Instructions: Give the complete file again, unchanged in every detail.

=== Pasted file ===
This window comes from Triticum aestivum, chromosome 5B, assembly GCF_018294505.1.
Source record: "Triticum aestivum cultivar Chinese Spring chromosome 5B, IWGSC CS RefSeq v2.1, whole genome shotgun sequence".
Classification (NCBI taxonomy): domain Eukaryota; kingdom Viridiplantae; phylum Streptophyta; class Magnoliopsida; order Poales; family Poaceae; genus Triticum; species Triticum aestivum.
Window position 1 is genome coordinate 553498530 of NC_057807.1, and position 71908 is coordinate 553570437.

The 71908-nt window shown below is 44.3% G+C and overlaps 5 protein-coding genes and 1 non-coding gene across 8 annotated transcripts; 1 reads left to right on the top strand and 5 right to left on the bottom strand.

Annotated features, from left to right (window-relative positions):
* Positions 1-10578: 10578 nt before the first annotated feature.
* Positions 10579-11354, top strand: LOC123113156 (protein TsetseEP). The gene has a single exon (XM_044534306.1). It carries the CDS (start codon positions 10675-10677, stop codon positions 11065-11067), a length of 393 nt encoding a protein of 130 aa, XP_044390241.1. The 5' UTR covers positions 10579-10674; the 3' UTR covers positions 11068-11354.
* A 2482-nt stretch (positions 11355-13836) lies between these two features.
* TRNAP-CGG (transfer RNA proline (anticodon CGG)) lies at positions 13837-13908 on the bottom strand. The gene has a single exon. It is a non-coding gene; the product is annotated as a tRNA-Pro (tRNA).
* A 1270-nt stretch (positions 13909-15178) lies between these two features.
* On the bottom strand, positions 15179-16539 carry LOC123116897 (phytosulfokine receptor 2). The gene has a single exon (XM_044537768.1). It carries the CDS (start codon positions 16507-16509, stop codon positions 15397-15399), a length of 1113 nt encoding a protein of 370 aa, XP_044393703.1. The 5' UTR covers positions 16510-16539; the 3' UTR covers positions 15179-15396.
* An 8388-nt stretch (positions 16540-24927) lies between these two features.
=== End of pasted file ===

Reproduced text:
This window comes from Triticum aestivum, chromosome 5B, assembly GCF_018294505.1.
Source record: "Triticum aestivum cultivar Chinese Spring chromosome 5B, IWGSC CS RefSeq v2.1, whole genome shotgun sequence".
Classification (NCBI taxonomy): domain Eukaryota; kingdom Viridiplantae; phylum Streptophyta; class Magnoliopsida; order Poales; family Poaceae; genus Triticum; species Triticum aestivum.
Window position 1 is genome coordinate 553498530 of NC_057807.1, and position 71908 is coordinate 553570437.

The 71908-nt window shown below is 44.3% G+C and overlaps 5 protein-coding genes and 1 non-coding gene across 8 annotated transcripts; 1 reads left to right on the top strand and 5 right to left on the bottom strand.

Annotated features, from left to right (window-relative positions):
* Positions 1-10578: 10578 nt before the first annotated feature.
* Positions 10579-11354, top strand: LOC123113156 (protein TsetseEP). The gene has a single exon (XM_044534306.1). It carries the CDS (start codon positions 10675-10677, stop codon positions 11065-11067), a length of 393 nt encoding a protein of 130 aa, XP_044390241.1. The 5' UTR covers positions 10579-10674; the 3' UTR covers positions 11068-11354.
* A 2482-nt stretch (positions 11355-13836) lies between these two features.
* TRNAP-CGG (transfer RNA proline (anticodon CGG)) lies at positions 13837-13908 on the bottom strand. The gene has a single exon. It is a non-coding gene; the product is annotated as a tRNA-Pro (tRNA).
* A 1270-nt stretch (positions 13909-15178) lies between these two features.
* On the bottom strand, positions 15179-16539 carry LOC123116897 (phytosulfokine receptor 2). The gene has a single exon (XM_044537768.1). It carries the CDS (start codon positions 16507-16509, stop codon positions 15397-15399), a length of 1113 nt encoding a protein of 370 aa, XP_044393703.1. The 5' UTR covers positions 16510-16539; the 3' UTR covers positions 15179-15396.
* An 8388-nt stretch (positions 16540-24927) lies between these two features.